The South Yorkshire Teaching Partnership (SYTP) held a workshop on the 21st September, the purpose of which was to reflect on our achievements so far as a partnership, and to plan ahead for the next phase of Teaching Partnership delivery. The event was well attended, with 47 representatives from across all the SYTP partner local authorities, plus The University of Sheffield, Sheffield Hallam University and the Department for Education. The event opened with a series of keynote presentations to outline our journey so far – including a welcome speech from Paul Moffatt, Chief Executive of Doncaster Children’s Services Trust, and a presentation from Professor Kate Morris (University of Sheffield).
A series of workshops were then held, in which groups were tasked to look at future plans and developments across 4 key areas: practice education; academic delivery and CPD; research and evidence-informed practice; and retention and succession planning. The workshop facilitators were asked to focus the discussions on sustainability and on developing new and innovative ideas to help address service challenges. Feedback from the workshops and the group discussions will now be used to develop an action plan, which will inform our planning for the next phase of the Teaching Partnership delivery.
The feedback from participants following the event was very positive, with the majority finding it ‘useful’ or ‘very useful’, and with many asking for the workshop to become an annual event. Please see [upload summary report] for a summary of the event. A full post-event evaluation report and action plan is also available on request from Jessica.firstname.lastname@example.org
SYTP staff presented a poster at the University of Sheffield’s recent Engaged Learning Conference. The poster, created by Jane Laing (University of Sheffield), Jess McEwen (SYTP) and Fiona Addison (Sheffield City Council), outlines SYTP’s approach to working collaboratively in order to enhance the quality of the SYTP’s qualifying social work programme. The poster is available to download here: Bridge over Troubled Water
Children matter… It’s a simple statement, but it’s what unites everyone in children’s social work.
Under the banner Children’s Social Work Matters, all 14 local authorities and one Trust in Yorkshire and The Humber are working together by sharing knowledge and experience in a collaborative way to drive standards of care higher and ensure children feel safe – a cause completely aligned with that of the South Yorkshire Teaching Partnership.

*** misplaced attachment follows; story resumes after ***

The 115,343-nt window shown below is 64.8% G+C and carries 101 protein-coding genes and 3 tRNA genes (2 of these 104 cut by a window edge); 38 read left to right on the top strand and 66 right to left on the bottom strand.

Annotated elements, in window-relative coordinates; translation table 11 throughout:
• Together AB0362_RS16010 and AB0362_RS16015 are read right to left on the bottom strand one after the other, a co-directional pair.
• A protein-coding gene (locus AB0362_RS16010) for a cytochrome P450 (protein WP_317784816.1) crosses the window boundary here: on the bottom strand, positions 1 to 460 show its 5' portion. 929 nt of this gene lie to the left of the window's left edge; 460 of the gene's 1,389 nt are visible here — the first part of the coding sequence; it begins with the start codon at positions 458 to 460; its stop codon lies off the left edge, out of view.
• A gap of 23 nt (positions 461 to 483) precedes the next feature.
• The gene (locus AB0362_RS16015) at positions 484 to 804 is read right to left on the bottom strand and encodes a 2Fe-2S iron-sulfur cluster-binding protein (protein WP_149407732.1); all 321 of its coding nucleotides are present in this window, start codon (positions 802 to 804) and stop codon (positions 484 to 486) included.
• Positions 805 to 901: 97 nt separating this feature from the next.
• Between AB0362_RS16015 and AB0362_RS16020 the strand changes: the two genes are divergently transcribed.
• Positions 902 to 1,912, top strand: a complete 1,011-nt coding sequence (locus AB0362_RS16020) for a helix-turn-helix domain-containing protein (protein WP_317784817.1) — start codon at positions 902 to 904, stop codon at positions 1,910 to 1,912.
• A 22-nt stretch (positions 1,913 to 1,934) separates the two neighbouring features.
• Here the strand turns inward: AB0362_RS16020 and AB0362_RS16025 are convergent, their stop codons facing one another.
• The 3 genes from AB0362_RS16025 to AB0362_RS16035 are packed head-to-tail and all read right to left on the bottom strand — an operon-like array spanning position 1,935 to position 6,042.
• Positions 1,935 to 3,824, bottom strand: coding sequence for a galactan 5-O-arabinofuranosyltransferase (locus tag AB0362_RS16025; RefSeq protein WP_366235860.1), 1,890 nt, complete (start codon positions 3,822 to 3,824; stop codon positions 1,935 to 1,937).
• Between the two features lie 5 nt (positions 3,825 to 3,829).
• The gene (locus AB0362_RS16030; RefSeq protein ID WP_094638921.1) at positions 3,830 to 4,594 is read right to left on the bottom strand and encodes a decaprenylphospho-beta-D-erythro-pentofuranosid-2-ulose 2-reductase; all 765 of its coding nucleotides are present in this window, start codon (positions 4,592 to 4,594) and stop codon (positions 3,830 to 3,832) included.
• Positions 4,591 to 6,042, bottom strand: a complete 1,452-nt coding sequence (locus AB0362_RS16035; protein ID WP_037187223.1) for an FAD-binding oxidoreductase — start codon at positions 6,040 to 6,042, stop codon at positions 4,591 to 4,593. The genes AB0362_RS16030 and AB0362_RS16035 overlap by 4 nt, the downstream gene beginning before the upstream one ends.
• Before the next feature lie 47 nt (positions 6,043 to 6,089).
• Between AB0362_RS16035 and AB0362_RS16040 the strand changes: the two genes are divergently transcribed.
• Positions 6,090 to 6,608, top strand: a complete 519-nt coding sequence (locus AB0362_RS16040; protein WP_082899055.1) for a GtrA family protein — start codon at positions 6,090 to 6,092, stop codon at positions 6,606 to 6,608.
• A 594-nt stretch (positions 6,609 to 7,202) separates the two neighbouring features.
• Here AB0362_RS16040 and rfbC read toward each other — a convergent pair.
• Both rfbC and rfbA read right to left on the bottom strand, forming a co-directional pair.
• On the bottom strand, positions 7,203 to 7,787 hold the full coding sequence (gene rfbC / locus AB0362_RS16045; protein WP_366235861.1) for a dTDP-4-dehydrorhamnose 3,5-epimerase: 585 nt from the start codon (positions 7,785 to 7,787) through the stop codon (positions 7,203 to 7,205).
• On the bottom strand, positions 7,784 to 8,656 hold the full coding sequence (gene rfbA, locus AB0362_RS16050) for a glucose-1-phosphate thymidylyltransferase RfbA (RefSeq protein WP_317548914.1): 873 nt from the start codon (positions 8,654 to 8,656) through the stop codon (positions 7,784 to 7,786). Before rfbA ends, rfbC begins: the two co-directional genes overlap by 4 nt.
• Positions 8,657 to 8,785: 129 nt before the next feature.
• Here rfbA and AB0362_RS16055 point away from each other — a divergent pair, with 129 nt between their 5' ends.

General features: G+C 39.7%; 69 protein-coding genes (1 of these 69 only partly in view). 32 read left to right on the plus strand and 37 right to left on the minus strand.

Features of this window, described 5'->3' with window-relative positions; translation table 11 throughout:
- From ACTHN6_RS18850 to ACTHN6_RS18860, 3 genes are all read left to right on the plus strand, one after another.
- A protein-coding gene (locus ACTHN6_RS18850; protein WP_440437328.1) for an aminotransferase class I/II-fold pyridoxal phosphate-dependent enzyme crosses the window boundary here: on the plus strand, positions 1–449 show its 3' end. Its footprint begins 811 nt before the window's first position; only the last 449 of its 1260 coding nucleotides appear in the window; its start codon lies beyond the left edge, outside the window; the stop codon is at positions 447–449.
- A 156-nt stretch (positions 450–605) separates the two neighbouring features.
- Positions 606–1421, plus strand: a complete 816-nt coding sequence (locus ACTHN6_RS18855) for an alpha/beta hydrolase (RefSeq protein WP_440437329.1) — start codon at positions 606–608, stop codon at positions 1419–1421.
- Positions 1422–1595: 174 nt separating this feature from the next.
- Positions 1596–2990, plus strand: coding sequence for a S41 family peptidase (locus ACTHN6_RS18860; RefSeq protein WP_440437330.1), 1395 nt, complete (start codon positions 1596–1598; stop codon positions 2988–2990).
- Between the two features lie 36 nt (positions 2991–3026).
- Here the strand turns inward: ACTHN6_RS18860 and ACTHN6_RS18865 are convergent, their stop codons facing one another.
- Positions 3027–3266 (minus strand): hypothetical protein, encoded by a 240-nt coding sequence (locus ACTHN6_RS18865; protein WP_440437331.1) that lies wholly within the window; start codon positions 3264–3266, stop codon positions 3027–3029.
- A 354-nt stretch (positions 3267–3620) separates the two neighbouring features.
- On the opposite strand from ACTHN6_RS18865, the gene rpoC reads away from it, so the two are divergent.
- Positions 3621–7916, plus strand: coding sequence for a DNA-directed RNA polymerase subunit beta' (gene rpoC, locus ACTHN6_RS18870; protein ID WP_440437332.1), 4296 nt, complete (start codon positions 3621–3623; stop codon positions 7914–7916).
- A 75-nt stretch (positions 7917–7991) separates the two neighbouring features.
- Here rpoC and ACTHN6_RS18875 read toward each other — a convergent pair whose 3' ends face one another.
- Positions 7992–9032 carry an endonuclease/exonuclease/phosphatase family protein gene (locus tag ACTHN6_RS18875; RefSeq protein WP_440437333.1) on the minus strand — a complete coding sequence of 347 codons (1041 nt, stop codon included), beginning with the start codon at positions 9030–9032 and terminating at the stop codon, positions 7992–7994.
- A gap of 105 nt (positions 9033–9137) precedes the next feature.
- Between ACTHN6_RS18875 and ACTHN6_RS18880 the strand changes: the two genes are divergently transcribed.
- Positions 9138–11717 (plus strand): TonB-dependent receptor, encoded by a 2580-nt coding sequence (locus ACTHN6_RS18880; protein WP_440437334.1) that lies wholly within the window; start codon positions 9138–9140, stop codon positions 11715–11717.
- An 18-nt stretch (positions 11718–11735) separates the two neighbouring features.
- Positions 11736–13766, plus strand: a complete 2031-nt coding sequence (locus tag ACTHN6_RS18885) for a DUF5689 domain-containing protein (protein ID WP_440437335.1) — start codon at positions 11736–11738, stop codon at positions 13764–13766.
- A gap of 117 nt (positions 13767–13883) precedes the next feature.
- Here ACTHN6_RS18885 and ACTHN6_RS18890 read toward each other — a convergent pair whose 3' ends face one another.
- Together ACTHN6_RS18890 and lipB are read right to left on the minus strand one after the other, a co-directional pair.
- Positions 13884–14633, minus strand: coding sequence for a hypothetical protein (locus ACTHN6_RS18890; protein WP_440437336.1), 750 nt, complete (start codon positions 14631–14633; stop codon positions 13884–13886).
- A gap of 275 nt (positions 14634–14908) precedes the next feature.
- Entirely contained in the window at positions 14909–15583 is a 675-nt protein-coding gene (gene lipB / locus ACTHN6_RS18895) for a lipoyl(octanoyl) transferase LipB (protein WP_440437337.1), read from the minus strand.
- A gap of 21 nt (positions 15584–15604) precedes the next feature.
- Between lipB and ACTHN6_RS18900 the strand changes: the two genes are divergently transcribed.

Children’s Social Work Matters is about helping to promote and recognise the good work and dedication of our children’s social work teams and to help enable and facilitate collaboration across the region.
To this end, www.childrenssocialworkmatters.org promotes the work and benefits of childrens social work and how to get into the profession in Yorkshire and Humber. This includes all the latest job opportunities across the region and up-to-date news from across the UK on social work matters.
To support collaborative working Childrens Social Work Matters offers social work professionals, students and academics access to Our Children’s Social Work Mattershttps://our.childrenssocialworkmatters.org – a private and secure online platform providing a range of very useful features that enable interaction and sharing of information and experiences across the region.
Also accessible at your fingertips via a mobile phone app, the key features include:
The latest, real-time, social work news from around the UK and region
An events calendar, which as well as being abele to publicise your events can also be used to offer and manage bookings
The facility to have private online discussions with colleagues via the ‘Team Room’
The facility to log and store CPD activities with reporting and HCPC audit submission functionality
Access to, participate in or watch, topical webinars hosted by CSWM from social work practitioners, service users, academics and policy makers
Best practice and other resources via the Knowledge and local authority sections
Sam Clayton, Principal Child and Family Social Worker for Lincolnshire County Council, has recently published a blog post for Research in Practice about reflective supervision.
Sam talks about her experience of working with Research in Practice on a Change Project, the focus of which was to gather evidence and draw together best practice in order to formulate and test a pack of resources for the sector to use to support good reflective supervision